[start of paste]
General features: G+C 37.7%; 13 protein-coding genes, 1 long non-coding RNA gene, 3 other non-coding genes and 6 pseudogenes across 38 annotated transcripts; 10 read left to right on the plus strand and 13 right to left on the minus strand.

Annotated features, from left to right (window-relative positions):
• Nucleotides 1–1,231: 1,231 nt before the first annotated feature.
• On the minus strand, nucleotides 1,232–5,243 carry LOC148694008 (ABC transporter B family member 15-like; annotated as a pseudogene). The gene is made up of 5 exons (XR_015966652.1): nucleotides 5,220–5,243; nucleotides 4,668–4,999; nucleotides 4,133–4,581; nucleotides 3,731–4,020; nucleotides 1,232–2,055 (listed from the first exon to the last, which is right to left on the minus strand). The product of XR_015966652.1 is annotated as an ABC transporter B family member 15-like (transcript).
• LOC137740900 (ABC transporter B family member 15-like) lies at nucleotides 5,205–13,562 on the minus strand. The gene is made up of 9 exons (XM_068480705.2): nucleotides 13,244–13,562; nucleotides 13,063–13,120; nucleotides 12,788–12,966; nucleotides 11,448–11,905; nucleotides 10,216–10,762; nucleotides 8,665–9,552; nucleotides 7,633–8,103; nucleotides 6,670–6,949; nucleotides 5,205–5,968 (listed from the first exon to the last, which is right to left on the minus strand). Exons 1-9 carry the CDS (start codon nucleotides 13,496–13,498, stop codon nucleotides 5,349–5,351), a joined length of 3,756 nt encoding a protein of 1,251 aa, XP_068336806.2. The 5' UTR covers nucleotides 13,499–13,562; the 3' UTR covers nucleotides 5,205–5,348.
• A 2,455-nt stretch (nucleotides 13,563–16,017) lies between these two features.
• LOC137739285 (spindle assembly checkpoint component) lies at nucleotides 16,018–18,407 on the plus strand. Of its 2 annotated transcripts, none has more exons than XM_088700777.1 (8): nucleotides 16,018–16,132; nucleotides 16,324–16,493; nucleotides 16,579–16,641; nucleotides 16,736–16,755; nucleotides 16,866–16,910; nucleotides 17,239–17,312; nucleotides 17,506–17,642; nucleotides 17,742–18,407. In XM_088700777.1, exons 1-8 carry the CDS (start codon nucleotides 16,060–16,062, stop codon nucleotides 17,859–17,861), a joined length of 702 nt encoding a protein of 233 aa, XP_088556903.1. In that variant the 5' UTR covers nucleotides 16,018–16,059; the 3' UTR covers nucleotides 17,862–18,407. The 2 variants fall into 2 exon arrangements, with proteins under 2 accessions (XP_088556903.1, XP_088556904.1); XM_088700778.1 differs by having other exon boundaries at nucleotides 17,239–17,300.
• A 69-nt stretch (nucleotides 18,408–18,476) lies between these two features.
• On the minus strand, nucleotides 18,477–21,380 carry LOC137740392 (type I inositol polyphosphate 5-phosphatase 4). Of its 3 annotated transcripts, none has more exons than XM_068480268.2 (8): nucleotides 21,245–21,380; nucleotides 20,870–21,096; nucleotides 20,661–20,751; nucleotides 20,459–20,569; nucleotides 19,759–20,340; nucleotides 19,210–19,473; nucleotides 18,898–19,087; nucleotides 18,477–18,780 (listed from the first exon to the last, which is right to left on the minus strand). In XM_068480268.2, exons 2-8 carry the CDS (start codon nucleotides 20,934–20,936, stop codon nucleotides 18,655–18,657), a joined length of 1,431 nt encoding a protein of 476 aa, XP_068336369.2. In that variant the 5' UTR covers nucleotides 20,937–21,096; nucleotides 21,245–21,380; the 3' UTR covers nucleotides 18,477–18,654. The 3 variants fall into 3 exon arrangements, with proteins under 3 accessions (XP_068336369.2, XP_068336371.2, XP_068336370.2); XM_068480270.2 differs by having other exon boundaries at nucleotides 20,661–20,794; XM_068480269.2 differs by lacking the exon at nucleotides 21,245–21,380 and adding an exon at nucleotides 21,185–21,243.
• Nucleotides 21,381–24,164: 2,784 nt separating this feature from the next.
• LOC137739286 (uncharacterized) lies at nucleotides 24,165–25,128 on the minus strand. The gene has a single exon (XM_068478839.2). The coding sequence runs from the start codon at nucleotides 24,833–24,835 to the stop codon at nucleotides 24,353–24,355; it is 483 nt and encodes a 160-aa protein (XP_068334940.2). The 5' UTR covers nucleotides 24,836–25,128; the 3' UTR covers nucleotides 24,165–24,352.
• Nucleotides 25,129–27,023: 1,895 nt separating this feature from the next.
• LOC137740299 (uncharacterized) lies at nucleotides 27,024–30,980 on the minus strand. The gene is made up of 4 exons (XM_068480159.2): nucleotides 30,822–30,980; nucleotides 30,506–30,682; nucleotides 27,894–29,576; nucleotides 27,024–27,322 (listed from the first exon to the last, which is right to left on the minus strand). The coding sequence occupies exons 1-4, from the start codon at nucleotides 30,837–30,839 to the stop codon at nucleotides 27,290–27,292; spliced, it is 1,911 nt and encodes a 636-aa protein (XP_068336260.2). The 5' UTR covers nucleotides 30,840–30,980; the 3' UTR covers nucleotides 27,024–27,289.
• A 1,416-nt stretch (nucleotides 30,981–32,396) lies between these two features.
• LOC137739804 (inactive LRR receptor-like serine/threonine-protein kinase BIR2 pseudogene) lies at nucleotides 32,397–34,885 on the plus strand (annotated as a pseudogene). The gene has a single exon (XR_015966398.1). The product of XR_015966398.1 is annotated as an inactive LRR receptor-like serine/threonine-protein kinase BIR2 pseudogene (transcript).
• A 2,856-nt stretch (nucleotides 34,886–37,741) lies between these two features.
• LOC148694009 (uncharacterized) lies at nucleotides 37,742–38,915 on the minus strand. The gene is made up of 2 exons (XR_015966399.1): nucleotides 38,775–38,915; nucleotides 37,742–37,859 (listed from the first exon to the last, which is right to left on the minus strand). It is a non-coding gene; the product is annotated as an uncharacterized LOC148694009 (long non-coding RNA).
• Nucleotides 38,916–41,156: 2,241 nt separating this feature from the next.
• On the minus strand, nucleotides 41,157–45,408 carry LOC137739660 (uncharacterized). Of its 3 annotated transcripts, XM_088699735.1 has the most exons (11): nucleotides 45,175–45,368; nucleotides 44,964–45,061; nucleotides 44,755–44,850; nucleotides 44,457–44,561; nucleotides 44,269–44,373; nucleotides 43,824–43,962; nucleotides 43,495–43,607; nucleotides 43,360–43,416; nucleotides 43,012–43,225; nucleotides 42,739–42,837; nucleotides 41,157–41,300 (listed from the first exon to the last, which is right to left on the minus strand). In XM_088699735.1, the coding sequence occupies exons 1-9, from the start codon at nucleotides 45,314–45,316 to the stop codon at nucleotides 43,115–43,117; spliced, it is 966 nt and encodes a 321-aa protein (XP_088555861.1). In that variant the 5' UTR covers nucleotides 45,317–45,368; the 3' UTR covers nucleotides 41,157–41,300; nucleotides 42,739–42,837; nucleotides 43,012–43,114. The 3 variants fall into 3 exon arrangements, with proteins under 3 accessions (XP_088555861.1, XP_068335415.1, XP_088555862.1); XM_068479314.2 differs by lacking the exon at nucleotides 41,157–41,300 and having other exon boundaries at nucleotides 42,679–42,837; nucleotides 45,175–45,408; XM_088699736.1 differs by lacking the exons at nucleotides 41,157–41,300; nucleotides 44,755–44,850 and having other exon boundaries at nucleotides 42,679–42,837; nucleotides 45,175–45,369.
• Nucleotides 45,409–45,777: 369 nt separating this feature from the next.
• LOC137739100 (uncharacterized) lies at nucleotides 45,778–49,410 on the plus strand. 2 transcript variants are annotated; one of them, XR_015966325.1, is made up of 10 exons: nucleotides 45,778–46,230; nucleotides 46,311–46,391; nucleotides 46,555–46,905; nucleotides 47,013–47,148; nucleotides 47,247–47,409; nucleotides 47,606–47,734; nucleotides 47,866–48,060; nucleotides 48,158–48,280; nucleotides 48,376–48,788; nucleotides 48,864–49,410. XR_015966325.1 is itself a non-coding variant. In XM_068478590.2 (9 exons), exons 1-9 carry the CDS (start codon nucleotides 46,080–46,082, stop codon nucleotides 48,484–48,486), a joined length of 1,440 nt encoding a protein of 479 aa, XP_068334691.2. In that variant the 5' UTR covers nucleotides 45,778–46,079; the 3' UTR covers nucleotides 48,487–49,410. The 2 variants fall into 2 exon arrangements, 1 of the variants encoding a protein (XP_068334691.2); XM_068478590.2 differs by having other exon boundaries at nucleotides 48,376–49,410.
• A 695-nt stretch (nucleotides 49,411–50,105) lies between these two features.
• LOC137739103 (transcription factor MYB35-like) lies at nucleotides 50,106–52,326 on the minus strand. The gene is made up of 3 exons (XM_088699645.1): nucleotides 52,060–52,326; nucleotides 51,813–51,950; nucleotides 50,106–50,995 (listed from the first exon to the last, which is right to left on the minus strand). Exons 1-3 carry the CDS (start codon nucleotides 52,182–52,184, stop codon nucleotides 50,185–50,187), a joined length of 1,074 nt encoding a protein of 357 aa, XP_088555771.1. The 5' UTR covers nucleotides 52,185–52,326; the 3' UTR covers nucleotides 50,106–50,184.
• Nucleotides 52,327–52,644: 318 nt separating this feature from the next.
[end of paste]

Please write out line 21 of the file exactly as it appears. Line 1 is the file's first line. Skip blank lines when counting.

• LOC137739100 (uncharacterized) lies at nucleotides 45,778–49,410 on the plus strand. 2 transcript variants are annotated; one of them, XR_015966325.1, is made up of 10 exons: nucleotides 45,778–46,230; nucleotides 46,311–46,391; nucleotides 46,555–46,905; nucleotides 47,013–47,148; nucleotides 47,247–47,409; nucleotides 47,606–47,734; nucleotides 47,866–48,060; nucleotides 48,158–48,280; nucleotides 48,376–48,788; nucleotides 48,864–49,410. XR_015966325.1 is itself a non-coding variant. In XM_068478590.2 (9 exons), exons 1-9 carry the CDS (start codon nucleotides 46,080–46,082, stop codon nucleotides 48,484–48,486), a joined length of 1,440 nt encoding a protein of 479 aa, XP_068334691.2. In that variant the 5' UTR covers nucleotides 45,778–46,079; the 3' UTR covers nucleotides 48,487–49,410. The 2 variants fall into 2 exon arrangements, 1 of the variants encoding a protein (XP_068334691.2); XM_068478590.2 differs by having other exon boundaries at nucleotides 48,376–49,410.